European competition officials this week were examining the offices of many of the world’s largest container shipping companies, investigating possible price fixing and market manipulation in the sector, according to the New York Times.
The European Commission (EC), the executive arm of the European Union and its antitrust body, was conducting the unannounced inspections alongside the national competition authorities at shipping offices in several European countries.
The EC was quoted in the report saying these companies might have violated the antitrust rules that prohibit cartels and restrictive business practices as well as possibly engaging in “abuse of a dominant market position.”
Amelia Torres, an EC spokeswoman, declined to elaborate on the inquiry.
Other companies being investigated include CMA CGM of France, Hapag-Lloyd of Germany and the Asian shipping lines Neptune Orient Lines, Orient Overseas, Evergreen Marine and Hanjin Shipping were also being investigated, according to Reuters.
The No. 2 container group, Mediterranean Shipping Co., which is based in Geneva and is known as M.S.C., confirmed that its Antwerp offices had been raided by European officials. It said that it was fully cooperating with the investigation.
The preliminary investigation covers the period from around 2008, according to the Danish company A.P. Moller-Maersk, which owns the world’s largest container liner. That was the year when liner shipping cartels known as “conferences” were banned in Europe.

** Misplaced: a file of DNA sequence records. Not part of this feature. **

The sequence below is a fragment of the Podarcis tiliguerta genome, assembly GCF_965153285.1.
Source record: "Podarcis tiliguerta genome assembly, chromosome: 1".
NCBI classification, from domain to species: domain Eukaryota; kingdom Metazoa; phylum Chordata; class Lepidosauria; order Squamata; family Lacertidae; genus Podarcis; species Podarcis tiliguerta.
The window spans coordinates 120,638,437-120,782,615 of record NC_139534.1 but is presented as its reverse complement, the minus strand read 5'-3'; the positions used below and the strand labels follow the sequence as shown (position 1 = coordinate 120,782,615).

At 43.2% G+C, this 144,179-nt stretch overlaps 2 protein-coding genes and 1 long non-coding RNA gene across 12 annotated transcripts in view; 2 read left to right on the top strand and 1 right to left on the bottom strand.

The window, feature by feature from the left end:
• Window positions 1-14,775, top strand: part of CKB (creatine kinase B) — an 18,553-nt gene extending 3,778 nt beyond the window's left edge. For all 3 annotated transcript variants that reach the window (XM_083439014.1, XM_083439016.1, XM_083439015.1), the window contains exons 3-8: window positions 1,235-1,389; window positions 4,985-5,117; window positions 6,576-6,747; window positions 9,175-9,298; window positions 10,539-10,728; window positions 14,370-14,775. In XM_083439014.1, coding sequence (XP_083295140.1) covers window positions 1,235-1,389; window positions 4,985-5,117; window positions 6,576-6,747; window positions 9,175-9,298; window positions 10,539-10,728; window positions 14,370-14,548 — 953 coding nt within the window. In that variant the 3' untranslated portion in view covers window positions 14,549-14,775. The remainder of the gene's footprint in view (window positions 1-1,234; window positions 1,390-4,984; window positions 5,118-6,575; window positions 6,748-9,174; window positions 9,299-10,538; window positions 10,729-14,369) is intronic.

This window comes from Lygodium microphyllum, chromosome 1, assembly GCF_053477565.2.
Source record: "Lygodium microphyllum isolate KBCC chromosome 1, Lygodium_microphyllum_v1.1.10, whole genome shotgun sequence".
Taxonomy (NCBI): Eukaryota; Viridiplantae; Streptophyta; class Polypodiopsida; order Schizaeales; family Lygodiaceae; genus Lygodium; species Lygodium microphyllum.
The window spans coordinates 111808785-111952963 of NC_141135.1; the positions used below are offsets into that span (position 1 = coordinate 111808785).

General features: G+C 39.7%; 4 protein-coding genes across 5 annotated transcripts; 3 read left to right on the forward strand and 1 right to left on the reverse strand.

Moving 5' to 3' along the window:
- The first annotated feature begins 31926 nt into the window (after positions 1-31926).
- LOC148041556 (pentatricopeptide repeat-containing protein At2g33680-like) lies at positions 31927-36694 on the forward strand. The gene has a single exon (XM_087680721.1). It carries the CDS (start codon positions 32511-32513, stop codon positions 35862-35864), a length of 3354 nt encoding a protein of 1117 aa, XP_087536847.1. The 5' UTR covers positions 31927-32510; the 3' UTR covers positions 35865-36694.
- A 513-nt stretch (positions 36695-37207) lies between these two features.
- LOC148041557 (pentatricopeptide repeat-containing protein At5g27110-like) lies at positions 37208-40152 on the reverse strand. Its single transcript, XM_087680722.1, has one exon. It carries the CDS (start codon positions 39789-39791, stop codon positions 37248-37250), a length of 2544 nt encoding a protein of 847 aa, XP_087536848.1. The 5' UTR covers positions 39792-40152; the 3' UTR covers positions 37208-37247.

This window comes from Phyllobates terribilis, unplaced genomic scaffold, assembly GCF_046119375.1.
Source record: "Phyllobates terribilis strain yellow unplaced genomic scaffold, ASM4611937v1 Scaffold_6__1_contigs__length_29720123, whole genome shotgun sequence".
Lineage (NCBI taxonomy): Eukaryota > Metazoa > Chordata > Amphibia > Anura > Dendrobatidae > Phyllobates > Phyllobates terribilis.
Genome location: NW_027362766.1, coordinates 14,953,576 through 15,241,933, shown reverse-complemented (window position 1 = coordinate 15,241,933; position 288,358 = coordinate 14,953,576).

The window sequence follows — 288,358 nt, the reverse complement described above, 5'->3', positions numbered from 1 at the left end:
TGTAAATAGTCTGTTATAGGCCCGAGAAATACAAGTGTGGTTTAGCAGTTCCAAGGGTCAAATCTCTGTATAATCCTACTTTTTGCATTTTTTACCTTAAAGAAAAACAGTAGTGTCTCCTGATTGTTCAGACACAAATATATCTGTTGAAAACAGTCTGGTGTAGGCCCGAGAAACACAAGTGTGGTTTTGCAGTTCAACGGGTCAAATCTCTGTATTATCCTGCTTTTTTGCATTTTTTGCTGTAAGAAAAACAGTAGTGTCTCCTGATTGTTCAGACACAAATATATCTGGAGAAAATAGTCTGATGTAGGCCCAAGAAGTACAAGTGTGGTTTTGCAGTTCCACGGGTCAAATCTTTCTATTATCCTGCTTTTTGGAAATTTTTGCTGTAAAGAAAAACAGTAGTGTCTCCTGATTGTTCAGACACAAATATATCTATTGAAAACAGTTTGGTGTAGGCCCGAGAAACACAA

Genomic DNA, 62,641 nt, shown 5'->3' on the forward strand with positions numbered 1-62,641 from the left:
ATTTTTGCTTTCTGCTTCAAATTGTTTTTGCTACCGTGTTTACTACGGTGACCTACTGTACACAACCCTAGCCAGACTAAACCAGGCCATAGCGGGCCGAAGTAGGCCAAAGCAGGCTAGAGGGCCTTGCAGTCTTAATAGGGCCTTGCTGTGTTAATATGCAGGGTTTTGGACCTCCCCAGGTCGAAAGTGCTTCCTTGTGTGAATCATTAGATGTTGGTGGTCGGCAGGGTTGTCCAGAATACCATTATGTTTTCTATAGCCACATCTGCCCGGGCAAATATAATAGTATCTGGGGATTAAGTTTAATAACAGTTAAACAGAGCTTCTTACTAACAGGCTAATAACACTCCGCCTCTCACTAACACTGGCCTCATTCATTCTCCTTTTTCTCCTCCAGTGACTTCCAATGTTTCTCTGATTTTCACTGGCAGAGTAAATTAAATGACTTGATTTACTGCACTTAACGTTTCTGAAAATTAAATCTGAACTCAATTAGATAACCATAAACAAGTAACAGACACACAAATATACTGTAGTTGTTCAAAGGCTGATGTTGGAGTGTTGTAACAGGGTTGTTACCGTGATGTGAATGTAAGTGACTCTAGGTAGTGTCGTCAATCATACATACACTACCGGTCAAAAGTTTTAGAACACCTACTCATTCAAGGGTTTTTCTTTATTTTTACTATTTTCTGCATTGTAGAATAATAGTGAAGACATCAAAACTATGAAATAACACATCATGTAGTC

A year later, many liners were pushed close to collapse by the global financial crisis and an ensuing decline in trade. This exposed overcapacity and led liners to scrap orders, conduct “slow steaming” — whereby ships operate at reduced speeds — or leave ships idle.
Since then, the industry has recovered, helped to a large degree by the robust Chinese economy, and in some cases profit returned to record levels in 2010 — although concerns have since resurfaced, notably surrounding high oil prices and difficult financing conditions.
The crisis and its immediate aftermath were also a period of particularly volatile freight prices for transportation to and from Europe. For example, rates for key routes from the Far East to Europe surged to about US$2,000 per standard unit in 2010 from below $500 in early 2009. Rates declined again in 2011.
Jesper Kjaedegaard, a partner with the consulting firm Mercator International in London, said it was probably this intense swing in rates over a year — and the industry’s shift from loss to strong profitability — that was being investigated. “How quickly the situation changed is astounding and may have raised eyebrows in Brussels,” he said.
Christian Kledal, head of legal affairs at A.P. Moller-Maersk, said that at least 16 officials from the commission were at its headquarters in Copenhagen and that they would remain there for a few more days with the company’s full assistance. Inspectors were checking computers and collecting any documents they deemed relevant, including minutes from meetings, he added.